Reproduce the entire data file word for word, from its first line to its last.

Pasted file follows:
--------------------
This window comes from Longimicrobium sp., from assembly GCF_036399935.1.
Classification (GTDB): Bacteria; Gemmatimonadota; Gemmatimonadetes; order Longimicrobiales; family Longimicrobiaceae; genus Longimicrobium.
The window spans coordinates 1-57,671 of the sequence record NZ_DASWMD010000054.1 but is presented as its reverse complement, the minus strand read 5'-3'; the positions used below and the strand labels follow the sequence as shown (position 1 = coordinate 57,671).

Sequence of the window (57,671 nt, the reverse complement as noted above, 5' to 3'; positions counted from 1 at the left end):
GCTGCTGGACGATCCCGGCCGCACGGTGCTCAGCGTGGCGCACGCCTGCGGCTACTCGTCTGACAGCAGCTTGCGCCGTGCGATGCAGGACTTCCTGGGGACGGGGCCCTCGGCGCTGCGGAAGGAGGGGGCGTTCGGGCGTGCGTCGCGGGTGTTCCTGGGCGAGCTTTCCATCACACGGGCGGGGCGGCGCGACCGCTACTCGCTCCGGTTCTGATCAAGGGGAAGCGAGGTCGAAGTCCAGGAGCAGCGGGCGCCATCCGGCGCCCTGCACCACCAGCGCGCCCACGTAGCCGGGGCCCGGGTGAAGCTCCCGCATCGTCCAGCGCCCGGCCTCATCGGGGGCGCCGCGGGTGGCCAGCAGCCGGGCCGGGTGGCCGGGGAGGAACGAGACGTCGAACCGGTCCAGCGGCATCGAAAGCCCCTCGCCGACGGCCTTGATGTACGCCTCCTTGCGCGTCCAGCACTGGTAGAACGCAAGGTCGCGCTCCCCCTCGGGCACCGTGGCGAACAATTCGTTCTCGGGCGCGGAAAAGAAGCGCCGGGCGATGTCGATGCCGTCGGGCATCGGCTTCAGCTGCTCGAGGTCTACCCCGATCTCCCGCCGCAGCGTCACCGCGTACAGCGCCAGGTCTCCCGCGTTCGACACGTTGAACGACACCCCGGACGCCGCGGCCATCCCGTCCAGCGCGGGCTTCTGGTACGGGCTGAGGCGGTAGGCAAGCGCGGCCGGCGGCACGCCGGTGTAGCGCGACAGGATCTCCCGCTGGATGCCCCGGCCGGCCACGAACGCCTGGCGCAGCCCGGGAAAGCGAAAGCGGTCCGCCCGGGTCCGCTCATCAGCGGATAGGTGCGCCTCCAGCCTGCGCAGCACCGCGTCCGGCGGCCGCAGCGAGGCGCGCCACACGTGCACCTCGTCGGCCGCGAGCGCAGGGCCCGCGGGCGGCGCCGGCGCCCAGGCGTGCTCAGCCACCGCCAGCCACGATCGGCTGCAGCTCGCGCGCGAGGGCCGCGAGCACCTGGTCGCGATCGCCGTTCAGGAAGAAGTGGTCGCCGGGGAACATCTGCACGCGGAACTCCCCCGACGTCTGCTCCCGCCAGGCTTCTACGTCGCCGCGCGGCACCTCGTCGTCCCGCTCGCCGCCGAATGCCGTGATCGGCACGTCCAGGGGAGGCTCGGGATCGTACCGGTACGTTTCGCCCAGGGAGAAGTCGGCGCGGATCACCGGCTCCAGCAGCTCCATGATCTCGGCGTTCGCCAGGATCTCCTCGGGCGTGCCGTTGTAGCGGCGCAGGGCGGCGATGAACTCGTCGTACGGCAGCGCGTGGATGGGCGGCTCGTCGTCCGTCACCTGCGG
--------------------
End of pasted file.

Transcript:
This window comes from Longimicrobium sp., from assembly GCF_036399935.1.
Classification (GTDB): Bacteria; Gemmatimonadota; Gemmatimonadetes; order Longimicrobiales; family Longimicrobiaceae; genus Longimicrobium.
The window spans coordinates 1-57,671 of the sequence record NZ_DASWMD010000054.1 but is presented as its reverse complement, the minus strand read 5'-3'; the positions used below and the strand labels follow the sequence as shown (position 1 = coordinate 57,671).

Sequence of the window (57,671 nt, the reverse complement as noted above, 5' to 3'; positions counted from 1 at the left end):
GCTGCTGGACGATCCCGGCCGCACGGTGCTCAGCGTGGCGCACGCCTGCGGCTACTCGTCTGACAGCAGCTTGCGCCGTGCGATGCAGGACTTCCTGGGGACGGGGCCCTCGGCGCTGCGGAAGGAGGGGGCGTTCGGGCGTGCGTCGCGGGTGTTCCTGGGCGAGCTTTCCATCACACGGGCGGGGCGGCGCGACCGCTACTCGCTCCGGTTCTGATCAAGGGGAAGCGAGGTCGAAGTCCAGGAGCAGCGGGCGCCATCCGGCGCCCTGCACCACCAGCGCGCCCACGTAGCCGGGGCCCGGGTGAAGCTCCCGCATCGTCCAGCGCCCGGCCTCATCGGGGGCGCCGCGGGTGGCCAGCAGCCGGGCCGGGTGGCCGGGGAGGAACGAGACGTCGAACCGGTCCAGCGGCATCGAAAGCCCCTCGCCGACGGCCTTGATGTACGCCTCCTTGCGCGTCCAGCACTGGTAGAACGCAAGGTCGCGCTCCCCCTCGGGCACCGTGGCGAACAATTCGTTCTCGGGCGCGGAAAAGAAGCGCCGGGCGATGTCGATGCCGTCGGGCATCGGCTTCAGCTGCTCGAGGTCTACCCCGATCTCCCGCCGCAGCGTCACCGCGTACAGCGCCAGGTCTCCCGCGTTCGACACGTTGAACGACACCCCGGACGCCGCGGCCATCCCGTCCAGCGCGGGCTTCTGGTACGGGCTGAGGCGGTAGGCAAGCGCGGCCGGCGGCACGCCGGTGTAGCGCGACAGGATCTCCCGCTGGATGCCCCGGCCGGCCACGAACGCCTGGCGCAGCCCGGGAAAGCGAAAGCGGTCCGCCCGGGTCCGCTCATCAGCGGATAGGTGCGCCTCCAGCCTGCGCAGCACCGCGTCCGGCGGCCGCAGCGAGGCGCGCCACACGTGCACCTCGTCGGCCGCGAGCGCAGGGCCCGCGGGCGGCGCCGGCGCCCAGGCGTGCTCAGCCACCGCCAGCCACGATCGGCTGCAGCTCGCGCGCGAGGGCCGCGAGCACCTGGTCGCGATCGCCGTTCAGGAAGAAGTGGTCGCCGGGGAACATCTGCACGCGGAACTCCCCCGACGTCTGCTCCCGCCAGGCTTCTACGTCGCCGCGCGGCACCTCGTCGTCCCGCTCGCCGCCGAATGCCGTGATCGGCACGTCCAGGGGAGGCTCGGGATCGTACCGGTACGTTTCGCCCAGGGAGAAGTCGGCGCGGATCACCGGCTCCAGCAGCTCCATGATCTCGGCGTTCGCCAGGATCTCCTCGGGCGTGCCGTTGTAGCGGCGCAGGGCGGCGATGAACTCGTCGTACGGCAGCGCGTGGATGGGCGGCTCGTCGTCCGTCACCTGCGG